From this concept, the story blooms. Is it a cheery story filled with first love and passion? No, not really. It’s partially that, but one cannot forget the setting even within this romance. There is passion and first love between Lale and Gita (her name, which she is apprehensive to tell him at first), but there are also marks of tragedy, fear, survivors’-guilt, and violence. This story doesn’t sugarcoat the dark reality of what happened in the death camps of Auschwitz and Birkenau, but it paints a tale of the human spirit mixed in all that to show how much is capable past such bleak, evil circumstances.

The writing style is easy to read, and it holds a very true to life air to it in which you can place yourself in Lale’s and/or Gita’s shoes. We can see both people’s motivations and sympathize with them. They even handle the dynamic of Lale’s relationship with his guard, Baretski, in a interesting way. Baretski is a young Romanian who joined the Hitler Youth and SS from a young age, and while he views Lale’s as evidently beneath him, he also forms a weird, be it twisted, friendship with Lale, asking the Tattooist advice about women, having Lale organize a prisoner team for a game of football against the SS guards, and even doing Lale a few favors in regards to Gita.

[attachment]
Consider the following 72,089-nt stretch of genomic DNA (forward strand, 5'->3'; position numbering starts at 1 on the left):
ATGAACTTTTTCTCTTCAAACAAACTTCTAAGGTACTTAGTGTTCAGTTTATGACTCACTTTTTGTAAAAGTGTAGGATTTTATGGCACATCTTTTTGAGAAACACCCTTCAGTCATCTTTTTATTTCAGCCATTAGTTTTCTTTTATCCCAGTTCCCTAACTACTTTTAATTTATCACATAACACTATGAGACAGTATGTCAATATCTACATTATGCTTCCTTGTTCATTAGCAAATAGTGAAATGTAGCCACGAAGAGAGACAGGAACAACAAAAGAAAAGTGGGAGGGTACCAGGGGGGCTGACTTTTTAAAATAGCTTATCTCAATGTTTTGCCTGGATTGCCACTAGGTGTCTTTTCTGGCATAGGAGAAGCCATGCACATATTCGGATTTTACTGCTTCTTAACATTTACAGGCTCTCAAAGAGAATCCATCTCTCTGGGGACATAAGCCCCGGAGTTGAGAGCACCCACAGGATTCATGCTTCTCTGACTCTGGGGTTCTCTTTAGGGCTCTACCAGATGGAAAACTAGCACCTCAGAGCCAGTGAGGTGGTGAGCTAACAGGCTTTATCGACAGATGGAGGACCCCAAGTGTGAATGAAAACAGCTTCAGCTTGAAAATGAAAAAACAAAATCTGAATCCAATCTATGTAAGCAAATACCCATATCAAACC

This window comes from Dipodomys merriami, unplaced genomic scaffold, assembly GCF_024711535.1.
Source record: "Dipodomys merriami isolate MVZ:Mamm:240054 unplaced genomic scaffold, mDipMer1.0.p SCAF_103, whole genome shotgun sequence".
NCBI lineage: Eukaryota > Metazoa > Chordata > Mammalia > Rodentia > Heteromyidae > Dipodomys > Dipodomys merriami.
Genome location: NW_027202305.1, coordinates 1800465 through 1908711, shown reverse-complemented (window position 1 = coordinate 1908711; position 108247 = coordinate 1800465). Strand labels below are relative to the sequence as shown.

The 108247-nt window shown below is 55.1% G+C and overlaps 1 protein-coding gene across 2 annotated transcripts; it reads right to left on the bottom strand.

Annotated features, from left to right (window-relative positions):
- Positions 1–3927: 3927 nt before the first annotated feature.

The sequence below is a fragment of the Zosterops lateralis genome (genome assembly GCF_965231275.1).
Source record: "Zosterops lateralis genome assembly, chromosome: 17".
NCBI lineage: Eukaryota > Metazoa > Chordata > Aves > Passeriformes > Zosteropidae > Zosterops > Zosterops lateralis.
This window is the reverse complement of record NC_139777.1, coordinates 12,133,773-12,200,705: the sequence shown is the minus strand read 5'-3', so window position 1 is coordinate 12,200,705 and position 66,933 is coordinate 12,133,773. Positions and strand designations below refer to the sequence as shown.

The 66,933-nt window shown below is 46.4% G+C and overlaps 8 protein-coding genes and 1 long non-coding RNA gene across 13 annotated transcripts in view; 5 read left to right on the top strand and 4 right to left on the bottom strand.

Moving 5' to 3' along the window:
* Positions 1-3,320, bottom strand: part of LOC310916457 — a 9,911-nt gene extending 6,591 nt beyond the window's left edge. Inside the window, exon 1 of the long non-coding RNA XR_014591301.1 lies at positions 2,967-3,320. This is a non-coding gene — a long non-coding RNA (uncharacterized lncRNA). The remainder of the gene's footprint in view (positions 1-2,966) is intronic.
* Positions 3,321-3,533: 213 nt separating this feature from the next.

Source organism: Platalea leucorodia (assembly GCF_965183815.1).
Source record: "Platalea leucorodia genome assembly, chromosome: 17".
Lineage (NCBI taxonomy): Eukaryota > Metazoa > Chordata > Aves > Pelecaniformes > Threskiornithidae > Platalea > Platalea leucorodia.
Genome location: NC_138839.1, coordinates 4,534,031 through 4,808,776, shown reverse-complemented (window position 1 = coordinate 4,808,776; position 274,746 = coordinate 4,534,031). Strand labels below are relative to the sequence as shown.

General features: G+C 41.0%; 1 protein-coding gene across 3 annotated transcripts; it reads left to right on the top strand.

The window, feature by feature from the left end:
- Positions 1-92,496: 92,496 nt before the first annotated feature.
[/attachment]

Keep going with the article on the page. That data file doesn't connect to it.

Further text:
It helps to show how some of the SS guards, while still fundamentally backwards-minded and cruel, weren’t all the stereotypical monsters some media likes to portray Nazis to be. This doesn’t in anyway downsize the evil actions they did, but it helps to show how scores of people can be manipulated through misinformed information, propaganda, and lies of riches/lands of milk and honey. Schindler’s List (1994) follows a similar idea with how it portrayed the camp Commandant, Amon Goeth, a twisted-minded person who shows instances of humanity but ultimately, cannot get past his prejudices and sick loyalty to Hitler’s ideals. I appreciate this because while one still can’t sympathize with them, it makes them a much more real, compelling, and terrifying villain. Additionally, seeing as it’s based in the reality of a real SS guard, I thought it added an interesting dynamic to the story.